From The Philadelphia Inquirer:
Trudy Rubin, Inquirer Opinion Columnist | Posted: Sunday, August 30, 2015, 1:08 AM |
Kayla Mueller, a U.S. aid worker, was captured in Syria in 2013 and reportedly subjected to months of rape before her death. The lack of outrage is troubling. JO. L. KEENER / Daily Courier
One of the most heinous of the endless war crimes of the Islamic State has been the systematic rape of thousands of young girls and women – who are sold as sex slaves.Most of the victims come from the Yazidi religious minority, labeled nonbelievers by ISIS. They were captured when ISIS invaded northern Iraq last year and wiped out their communities.
But one of the sex slaves was a fresh-faced blond American, a 25-year-old aid worker who was captured in Syria in August 2013. Kayla Mueller was chained in a room and raped for months by the leader of ISIS, Abu Bakr al-Baghdadi, before being killed in February (supposedly by a Jordanian air strike, but the true cause is uncertain).
What astonishes me is the paucity of global outrage at the buying and selling of sex slaves – not to mention U.S. outrage at the enslavement of Mueller. American women organized to protest the Taliban’s repression of women but not ISIS atrocities that make the Taliban’s war crimes look mild in comparison. How can this be?
You can read the rest here.
An obvious question: would Mrs Rubin have ever written this article if there hadn’t been “a fresh-faced blond American” among the victims of Da’esh’s sex slavery?
But, to answer Mrs Rubin’s question, “How can this be?” that Americans and other Westerners are not protesting this, the Taliban were an insular group, imposing their brand of Islam in Afghanistan and parts of Pakistan, but they were not seen as a particular threat to the United States or the rest of the civilized world. Da’ish, on the other hand, are trying not only to seize Syria and Iraq, but are exporting, as best they can, their own form of violence to the Western world, and much of the West is just plain too cowardly to say anything about it. Je suis Charlie didn’t last long.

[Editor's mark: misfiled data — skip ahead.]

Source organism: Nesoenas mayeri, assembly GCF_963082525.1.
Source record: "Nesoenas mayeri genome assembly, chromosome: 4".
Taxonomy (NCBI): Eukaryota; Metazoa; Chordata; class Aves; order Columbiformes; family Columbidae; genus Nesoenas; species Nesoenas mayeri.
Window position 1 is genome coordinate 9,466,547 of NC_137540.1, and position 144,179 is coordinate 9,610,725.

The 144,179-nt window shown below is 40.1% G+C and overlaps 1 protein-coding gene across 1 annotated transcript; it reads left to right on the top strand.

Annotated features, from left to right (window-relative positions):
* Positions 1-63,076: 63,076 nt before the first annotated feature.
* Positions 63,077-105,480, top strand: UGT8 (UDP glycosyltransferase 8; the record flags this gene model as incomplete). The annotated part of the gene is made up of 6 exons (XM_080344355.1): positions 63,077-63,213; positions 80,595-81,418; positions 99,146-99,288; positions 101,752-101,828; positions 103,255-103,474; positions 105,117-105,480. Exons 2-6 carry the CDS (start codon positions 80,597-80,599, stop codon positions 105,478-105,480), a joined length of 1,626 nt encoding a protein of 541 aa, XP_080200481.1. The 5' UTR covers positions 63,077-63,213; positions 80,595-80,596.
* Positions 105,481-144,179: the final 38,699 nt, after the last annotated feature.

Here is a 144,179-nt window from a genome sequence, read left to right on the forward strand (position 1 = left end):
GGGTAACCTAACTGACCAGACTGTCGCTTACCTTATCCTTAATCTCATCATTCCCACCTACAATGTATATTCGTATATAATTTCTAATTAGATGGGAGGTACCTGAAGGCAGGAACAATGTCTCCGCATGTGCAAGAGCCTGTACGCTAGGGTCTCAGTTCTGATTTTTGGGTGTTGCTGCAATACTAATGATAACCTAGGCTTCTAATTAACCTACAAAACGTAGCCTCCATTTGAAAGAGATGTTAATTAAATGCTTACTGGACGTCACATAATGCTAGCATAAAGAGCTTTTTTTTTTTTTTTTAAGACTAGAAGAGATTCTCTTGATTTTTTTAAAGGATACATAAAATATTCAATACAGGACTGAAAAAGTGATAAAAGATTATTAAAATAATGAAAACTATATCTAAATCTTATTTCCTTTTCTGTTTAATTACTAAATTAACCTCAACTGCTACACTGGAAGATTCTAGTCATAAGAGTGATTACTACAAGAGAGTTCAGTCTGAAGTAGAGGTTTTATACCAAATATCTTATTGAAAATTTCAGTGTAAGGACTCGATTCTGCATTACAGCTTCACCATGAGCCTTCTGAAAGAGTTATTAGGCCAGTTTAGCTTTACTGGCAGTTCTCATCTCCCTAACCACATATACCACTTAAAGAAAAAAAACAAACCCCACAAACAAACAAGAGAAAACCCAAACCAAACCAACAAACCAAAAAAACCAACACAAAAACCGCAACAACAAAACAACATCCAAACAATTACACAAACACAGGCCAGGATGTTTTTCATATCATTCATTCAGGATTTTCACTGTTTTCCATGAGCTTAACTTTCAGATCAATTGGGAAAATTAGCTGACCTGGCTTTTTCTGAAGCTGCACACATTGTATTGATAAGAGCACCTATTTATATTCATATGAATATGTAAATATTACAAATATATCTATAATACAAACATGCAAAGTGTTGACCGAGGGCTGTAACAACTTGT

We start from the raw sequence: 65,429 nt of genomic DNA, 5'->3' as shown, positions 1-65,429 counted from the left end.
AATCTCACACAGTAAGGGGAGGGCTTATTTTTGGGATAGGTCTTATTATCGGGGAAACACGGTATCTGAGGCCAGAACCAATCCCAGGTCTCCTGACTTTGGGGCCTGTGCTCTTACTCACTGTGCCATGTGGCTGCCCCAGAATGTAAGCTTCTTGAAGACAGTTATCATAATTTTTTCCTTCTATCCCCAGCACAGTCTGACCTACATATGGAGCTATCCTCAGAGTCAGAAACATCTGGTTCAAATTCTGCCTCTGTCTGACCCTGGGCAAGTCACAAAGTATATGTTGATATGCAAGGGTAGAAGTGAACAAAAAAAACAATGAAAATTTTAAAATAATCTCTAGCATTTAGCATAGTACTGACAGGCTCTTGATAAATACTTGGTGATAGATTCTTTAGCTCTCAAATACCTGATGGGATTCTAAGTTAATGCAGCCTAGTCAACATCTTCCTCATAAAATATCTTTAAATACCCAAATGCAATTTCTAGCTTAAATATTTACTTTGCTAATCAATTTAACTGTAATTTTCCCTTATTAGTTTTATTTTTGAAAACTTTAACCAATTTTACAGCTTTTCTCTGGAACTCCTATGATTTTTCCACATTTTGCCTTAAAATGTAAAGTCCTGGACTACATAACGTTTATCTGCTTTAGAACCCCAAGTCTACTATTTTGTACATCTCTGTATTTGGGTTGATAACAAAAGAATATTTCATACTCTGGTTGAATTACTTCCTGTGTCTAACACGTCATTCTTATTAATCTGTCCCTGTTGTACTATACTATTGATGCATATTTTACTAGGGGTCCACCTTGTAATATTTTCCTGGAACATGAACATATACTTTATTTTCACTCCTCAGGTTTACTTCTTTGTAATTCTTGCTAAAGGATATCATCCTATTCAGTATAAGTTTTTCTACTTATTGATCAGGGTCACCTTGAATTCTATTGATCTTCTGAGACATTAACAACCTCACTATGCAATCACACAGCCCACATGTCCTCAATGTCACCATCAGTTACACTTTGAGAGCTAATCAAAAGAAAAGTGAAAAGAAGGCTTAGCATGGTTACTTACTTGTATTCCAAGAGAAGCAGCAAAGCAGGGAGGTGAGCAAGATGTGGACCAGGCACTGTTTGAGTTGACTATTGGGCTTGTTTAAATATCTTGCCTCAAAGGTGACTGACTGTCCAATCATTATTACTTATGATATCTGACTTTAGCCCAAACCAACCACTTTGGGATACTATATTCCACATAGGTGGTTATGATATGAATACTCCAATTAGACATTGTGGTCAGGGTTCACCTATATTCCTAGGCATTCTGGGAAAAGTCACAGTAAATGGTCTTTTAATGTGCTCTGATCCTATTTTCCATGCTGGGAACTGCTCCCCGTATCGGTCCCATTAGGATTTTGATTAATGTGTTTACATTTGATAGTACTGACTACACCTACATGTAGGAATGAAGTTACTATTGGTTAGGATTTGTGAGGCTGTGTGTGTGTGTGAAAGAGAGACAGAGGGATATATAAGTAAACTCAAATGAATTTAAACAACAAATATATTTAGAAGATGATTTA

And, of course, there is another reason. The Taliban took power in Afghanistan in September of 1996, before the September 11th attacks, and while Bill Clinton was President. For the American left, criticizing the Taliban would not have been somehow aligning themselves with George W Bush.
While there was a huge initial surge of support for President Bush following the World Trade Center attacks, it didn’t last long, and the Republicans’ perceived hostility to Muslims was anathema to the oh-so-inclusive politically correct left; to say anything which could be perceived as hostile toward Muslims could be interpreted as supporting conservatism and the Republican Party, and they couldn’t have that. And Mrs Rubin was careful enough in her article to not write anything which could be seen as insulting to Muslims in general.